Sometimes, at the heart of night while the rest of the world slumbered, Ada stepped out of her house to listen to the emptiness.
The adults thought that she didn’t notice, didn’t pay attention to their hushed talk when they met for coffee or wine. She’d play in the living room as they gathered around the kitchen table, using foreboding tones to make predictions about how the world would look if the exodus continued, whether they were making the right choice for raising their kid. And indeed, most of the time, Ada kept her eyes on her dolls, not looking up or paying much attention.
But children are sponges, and Ada absorbed, if not the exact words spoken by her parents and the other adults of the neighborhood, their general gist. She felt that vague sense of foreboding, settling in at the back of her mind and making itself at home.
And it was that sense of foreboding that drove her, some nights, to step out of the house and climb to the top of the hill in the middle of their street, up to stand in the center of the road and gaze out at the world beyond their neighborhood.
Their little village sat in a bowl, a depression in the midst of mountains. “Like the Earth decided to build us a fence,” her dad told her at one point, smiling as he pointed to the snow-capped peaks. “And isn’t it pretty?”
Ada supposed that yes, the mountains were pretty, although such thoughts of beauty are largely beyond an eight-year-old child. Her eyes, however, always tracked to the peak that her parents did their best to avoid, to never acknowledge.
She could see it, she’d found, if she stood on the little hill in the middle of their street. From that point, she could gaze down the road, the houses falling away on either side, and look at the glow coming from that peak, the radiance that shone up into the night sky.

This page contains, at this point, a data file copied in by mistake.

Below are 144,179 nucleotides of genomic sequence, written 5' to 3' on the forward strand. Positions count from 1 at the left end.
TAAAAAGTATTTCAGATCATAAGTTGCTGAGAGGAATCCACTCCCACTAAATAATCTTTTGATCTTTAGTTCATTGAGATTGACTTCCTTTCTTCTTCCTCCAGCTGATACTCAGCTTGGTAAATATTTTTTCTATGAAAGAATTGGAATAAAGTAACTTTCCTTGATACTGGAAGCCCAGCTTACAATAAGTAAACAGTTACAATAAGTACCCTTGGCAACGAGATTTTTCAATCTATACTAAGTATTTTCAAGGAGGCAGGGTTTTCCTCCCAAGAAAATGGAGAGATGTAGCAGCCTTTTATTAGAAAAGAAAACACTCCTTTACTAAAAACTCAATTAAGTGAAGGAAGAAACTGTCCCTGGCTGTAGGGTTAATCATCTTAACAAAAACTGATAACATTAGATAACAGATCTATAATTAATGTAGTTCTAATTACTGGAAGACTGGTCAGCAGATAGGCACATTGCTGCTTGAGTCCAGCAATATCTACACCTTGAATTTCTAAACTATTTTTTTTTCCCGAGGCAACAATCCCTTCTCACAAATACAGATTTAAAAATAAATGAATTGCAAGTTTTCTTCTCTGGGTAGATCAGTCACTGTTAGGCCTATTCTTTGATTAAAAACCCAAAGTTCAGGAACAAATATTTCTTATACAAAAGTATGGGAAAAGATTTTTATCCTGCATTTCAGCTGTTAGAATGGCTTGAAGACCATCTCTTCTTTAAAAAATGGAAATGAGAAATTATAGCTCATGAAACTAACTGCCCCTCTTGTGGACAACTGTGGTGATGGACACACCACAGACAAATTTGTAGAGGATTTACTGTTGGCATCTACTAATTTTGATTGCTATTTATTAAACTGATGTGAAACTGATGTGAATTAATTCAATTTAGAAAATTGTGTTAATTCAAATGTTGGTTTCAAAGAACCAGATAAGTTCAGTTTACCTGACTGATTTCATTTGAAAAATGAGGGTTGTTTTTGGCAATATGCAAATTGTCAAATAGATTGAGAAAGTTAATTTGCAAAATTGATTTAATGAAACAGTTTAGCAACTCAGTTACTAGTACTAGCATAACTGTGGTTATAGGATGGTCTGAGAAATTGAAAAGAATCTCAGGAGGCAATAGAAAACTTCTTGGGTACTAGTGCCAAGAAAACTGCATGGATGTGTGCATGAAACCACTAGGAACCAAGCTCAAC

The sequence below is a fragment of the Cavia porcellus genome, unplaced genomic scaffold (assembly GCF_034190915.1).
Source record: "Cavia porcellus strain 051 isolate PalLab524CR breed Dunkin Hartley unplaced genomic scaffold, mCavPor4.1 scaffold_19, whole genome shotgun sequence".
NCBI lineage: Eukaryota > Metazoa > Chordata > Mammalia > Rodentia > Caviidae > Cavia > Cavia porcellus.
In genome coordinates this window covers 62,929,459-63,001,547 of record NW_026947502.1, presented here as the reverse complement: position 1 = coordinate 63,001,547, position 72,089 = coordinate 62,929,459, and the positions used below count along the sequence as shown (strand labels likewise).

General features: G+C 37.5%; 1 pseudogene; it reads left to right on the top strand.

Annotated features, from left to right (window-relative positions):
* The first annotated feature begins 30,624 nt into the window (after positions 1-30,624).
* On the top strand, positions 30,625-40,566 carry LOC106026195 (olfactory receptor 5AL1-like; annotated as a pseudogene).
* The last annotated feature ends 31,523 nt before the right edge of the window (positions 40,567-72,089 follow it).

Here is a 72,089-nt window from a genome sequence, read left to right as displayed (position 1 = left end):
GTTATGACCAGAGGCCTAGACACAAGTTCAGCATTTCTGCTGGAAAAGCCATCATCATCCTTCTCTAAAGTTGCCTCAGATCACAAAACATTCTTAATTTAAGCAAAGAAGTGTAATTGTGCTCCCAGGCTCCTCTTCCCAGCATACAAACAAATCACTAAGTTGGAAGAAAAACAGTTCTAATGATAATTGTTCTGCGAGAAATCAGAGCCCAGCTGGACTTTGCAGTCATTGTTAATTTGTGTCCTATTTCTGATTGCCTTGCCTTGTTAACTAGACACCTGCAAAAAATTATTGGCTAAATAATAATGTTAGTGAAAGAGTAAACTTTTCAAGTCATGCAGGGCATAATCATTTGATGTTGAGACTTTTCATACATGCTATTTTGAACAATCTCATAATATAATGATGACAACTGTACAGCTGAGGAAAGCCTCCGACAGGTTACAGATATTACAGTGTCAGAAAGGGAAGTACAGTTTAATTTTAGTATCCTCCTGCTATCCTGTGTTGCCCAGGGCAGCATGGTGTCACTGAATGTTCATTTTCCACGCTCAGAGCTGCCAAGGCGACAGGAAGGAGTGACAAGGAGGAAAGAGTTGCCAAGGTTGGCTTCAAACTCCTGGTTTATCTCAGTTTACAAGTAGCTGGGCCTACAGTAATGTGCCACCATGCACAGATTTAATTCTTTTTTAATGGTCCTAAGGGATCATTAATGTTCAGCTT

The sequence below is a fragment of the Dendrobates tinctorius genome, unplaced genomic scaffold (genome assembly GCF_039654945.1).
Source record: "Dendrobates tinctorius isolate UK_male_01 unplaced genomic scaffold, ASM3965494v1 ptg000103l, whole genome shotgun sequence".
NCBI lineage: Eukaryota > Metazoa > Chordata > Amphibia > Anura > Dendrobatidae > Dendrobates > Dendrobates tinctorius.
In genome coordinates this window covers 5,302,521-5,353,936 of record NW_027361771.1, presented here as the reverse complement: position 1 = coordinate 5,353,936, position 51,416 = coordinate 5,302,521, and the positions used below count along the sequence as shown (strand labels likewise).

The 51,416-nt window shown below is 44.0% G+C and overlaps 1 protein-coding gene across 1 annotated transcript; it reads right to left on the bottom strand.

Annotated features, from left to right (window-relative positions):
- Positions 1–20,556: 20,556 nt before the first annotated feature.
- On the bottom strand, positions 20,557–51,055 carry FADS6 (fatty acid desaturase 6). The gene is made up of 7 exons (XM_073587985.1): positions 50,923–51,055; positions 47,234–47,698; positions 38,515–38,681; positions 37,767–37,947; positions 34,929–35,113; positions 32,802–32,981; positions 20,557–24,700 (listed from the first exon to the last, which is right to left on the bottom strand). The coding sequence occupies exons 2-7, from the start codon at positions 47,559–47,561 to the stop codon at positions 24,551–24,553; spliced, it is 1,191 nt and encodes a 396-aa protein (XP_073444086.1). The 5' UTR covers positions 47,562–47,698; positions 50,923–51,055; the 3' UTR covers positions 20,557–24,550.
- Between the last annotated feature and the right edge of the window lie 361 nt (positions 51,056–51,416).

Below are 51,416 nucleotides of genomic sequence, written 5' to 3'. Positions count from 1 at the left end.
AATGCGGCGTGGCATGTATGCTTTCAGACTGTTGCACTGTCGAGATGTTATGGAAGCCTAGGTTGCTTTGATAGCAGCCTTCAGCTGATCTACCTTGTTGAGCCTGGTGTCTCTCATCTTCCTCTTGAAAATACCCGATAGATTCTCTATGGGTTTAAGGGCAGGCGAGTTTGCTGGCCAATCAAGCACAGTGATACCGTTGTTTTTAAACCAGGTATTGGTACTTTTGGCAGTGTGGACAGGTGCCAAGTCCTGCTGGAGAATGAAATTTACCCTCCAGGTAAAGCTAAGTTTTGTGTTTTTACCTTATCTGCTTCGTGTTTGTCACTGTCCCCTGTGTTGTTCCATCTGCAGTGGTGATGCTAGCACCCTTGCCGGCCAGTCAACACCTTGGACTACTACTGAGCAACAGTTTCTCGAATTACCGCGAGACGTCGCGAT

The Exodus – that was the name given to it by her parents, stolen unapologetically from some long-dead science fiction writer by the media pundits on television, by the headlines on the newspapers. Abandoning their home that had served them for so long, heading out into the great unknown. It was a Wild West with a thousand frontiers, every enterprising adventurer looking to stake their claim and discover a better life. Some of the papers spoke about it with optimistic fervor; others made dire doomsday predictions.
Ada didn’t understand much of the motivation, the history, the technology. She knew nothing of the mag-driver systems that eliminated the need for costly rockets in order to escape the Earth’s gravitational well. She didn’t know about the fuel shortages, the looming population crises, the rich history of always pushing back the boundaries of civilization.
All she knew is that sometimes, when the rest of the world had gone to sleep, she felt invisible strings tugging her to put on her coat and step outside. Her footsteps muffled by virgin snow, she’d walk to the center of the road, would gaze out at that glowing peak.
Ada watched the points of light darting up, climbing into the sky to vanish among the stars. She watched the Exodus, and although she soon grew cold and headed back to the warmth of her bed, her mind raced away, up the mountain and into the sky aboard those brightly shining points of light.